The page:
All codes designated as add-on codes are packaged into the primary procedure on the claim. This includes the skin repair procedure add-on codes noted in Table 14. The only exceptions are the drug administration add-on codes, which require further review.

CMS considered packaging ancillary services for 2014 in the proposed rule, but determined further review is required due to the broad spectrum of services involved. However, CMS noted that the claims data showed that myocardial perfusion imaging is performed under stress 96 percent of the time it’s performed; therefore, CPT® 93017 Cardiovascular stress test using maximal or submaximal treadmill or bicycle exercise, continuous electrocardiographic monitoring, and/or pharmacological stress; tracing only, without interpretation and report for cardiovascular stress testing is packaged into the perfusion imaging for 2014.

Status Change Eliminates Supply Separate Payment

CMS provides a clarification regarding supply HCPCS Level II codes assigned status indicator A. In 2013, these items were separately payable under the DMEPOS fee schedule, but because they are supplies, they should be packaged under the OPPS. In 2014, the status indicator is changed to N and the items are packaged. New Addendum P lists the categories and items subject to this additional packaging, along with the status indicators.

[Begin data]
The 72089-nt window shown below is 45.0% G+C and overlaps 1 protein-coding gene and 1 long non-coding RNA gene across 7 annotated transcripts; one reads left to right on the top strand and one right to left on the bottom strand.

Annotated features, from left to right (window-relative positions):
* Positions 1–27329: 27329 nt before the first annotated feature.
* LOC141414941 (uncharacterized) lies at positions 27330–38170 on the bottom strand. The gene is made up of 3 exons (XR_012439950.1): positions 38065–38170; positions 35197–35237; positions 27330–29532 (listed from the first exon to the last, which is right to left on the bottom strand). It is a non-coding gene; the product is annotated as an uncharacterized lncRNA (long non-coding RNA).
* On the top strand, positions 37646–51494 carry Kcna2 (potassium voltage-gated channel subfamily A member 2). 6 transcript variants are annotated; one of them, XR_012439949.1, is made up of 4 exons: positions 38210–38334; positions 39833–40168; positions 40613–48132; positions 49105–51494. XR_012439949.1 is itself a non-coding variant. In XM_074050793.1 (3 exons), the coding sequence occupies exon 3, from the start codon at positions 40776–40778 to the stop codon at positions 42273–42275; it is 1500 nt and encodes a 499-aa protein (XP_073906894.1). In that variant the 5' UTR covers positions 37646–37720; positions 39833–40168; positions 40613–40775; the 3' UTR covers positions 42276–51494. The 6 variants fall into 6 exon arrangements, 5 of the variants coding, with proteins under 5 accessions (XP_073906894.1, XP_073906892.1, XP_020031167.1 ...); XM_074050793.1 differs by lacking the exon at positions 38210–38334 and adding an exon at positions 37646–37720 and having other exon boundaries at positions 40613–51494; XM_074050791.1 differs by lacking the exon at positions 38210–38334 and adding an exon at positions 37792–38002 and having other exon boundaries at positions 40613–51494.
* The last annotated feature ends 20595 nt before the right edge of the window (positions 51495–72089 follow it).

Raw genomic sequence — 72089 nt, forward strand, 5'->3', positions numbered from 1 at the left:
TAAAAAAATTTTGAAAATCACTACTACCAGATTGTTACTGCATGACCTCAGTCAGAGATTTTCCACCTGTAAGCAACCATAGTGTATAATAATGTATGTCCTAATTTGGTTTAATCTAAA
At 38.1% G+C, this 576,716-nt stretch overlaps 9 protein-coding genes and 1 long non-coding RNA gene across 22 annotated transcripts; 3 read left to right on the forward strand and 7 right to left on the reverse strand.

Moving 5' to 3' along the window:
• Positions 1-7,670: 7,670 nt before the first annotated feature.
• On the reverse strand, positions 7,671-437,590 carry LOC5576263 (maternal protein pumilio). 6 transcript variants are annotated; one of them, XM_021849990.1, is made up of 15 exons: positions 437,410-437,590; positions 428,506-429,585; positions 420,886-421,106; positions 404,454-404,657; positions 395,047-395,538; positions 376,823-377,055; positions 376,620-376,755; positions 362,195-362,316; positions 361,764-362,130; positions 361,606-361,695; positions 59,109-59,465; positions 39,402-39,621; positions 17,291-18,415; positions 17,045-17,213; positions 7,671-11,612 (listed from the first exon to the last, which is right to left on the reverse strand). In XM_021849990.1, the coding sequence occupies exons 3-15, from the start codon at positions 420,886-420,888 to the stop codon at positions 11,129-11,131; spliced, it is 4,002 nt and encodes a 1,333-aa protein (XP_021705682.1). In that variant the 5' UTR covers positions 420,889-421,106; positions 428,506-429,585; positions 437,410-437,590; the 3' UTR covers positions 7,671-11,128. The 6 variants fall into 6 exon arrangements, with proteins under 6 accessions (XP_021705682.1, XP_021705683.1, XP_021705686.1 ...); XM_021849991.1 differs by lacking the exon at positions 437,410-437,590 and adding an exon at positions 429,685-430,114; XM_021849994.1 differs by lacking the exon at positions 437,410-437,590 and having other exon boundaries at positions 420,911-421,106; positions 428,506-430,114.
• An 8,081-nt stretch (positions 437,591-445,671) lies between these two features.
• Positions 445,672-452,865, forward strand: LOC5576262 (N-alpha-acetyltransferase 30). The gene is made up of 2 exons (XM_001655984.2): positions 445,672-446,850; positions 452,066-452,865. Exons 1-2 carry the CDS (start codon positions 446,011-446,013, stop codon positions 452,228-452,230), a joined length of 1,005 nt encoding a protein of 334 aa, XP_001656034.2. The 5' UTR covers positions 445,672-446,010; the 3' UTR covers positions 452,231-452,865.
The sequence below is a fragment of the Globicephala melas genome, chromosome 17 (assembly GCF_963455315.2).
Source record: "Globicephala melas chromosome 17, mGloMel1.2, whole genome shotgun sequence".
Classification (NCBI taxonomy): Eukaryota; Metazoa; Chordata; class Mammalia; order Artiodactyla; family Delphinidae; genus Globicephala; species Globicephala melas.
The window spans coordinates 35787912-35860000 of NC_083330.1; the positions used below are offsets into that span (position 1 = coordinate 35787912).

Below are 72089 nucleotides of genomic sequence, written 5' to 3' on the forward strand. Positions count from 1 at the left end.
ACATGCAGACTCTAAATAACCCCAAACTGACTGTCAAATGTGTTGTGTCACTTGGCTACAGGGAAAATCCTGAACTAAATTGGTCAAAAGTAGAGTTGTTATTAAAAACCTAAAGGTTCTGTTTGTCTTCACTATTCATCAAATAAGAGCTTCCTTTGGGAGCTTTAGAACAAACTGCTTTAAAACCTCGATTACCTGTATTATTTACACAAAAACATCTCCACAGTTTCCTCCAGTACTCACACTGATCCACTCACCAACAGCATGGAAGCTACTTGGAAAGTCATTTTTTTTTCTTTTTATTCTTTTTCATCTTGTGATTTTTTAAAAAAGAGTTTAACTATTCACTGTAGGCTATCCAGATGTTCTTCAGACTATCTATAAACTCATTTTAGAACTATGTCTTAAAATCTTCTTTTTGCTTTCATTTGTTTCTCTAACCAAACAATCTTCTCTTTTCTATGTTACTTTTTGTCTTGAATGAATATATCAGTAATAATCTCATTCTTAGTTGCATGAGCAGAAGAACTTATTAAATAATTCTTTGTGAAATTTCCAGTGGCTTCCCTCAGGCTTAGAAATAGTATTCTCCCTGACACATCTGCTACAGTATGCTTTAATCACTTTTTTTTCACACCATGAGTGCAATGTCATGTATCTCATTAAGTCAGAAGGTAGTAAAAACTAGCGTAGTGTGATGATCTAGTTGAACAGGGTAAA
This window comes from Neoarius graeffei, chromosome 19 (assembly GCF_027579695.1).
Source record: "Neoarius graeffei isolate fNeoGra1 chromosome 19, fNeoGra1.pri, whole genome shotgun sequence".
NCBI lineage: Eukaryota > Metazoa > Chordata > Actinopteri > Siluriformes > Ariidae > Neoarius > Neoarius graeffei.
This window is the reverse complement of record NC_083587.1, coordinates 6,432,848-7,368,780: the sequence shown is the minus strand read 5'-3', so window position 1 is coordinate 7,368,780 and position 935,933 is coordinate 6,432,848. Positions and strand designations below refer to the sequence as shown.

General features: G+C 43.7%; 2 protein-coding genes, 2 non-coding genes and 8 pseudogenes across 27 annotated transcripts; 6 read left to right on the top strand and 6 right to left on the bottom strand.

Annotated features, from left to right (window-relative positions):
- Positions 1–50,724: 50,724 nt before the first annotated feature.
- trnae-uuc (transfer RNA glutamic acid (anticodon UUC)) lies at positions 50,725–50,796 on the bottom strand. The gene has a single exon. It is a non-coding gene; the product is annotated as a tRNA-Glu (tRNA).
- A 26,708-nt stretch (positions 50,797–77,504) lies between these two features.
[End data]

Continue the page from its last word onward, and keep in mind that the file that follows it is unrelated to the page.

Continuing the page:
Hospital OP Visits and National Guidelines

CMS abandoned the establishment of national guidelines for reporting visits under the OPPS. The final rule notes, “It is not feasible to adopt a set of national guidelines for reporting hospital clinic visits that can accommodate the enormous variety of patient populations and services provided by hospitals of all types and sizes throughout the country. Moreover, no single approach appears to be broadly endorsed by the stakeholder community.”

CMS finalized its proposal to recognize one G code (G0463 Hospital outpatient clinic visit for assessment and management of a patient) for any clinic visit, rather than the five levels of visits based on the concept of new or established patients. The new G code is reported for all clinic visits, resulting in one payment rate, with the payment based on the claims data reported for all hospital clinic visits. The concept of “new” or “established” patient no longer applies in the hospital clinic setting.

CMS had also proposed to follow this methodology for both Type A and Type B emergency department visits, but did not finalize that proposal for 2014.

Composite APCs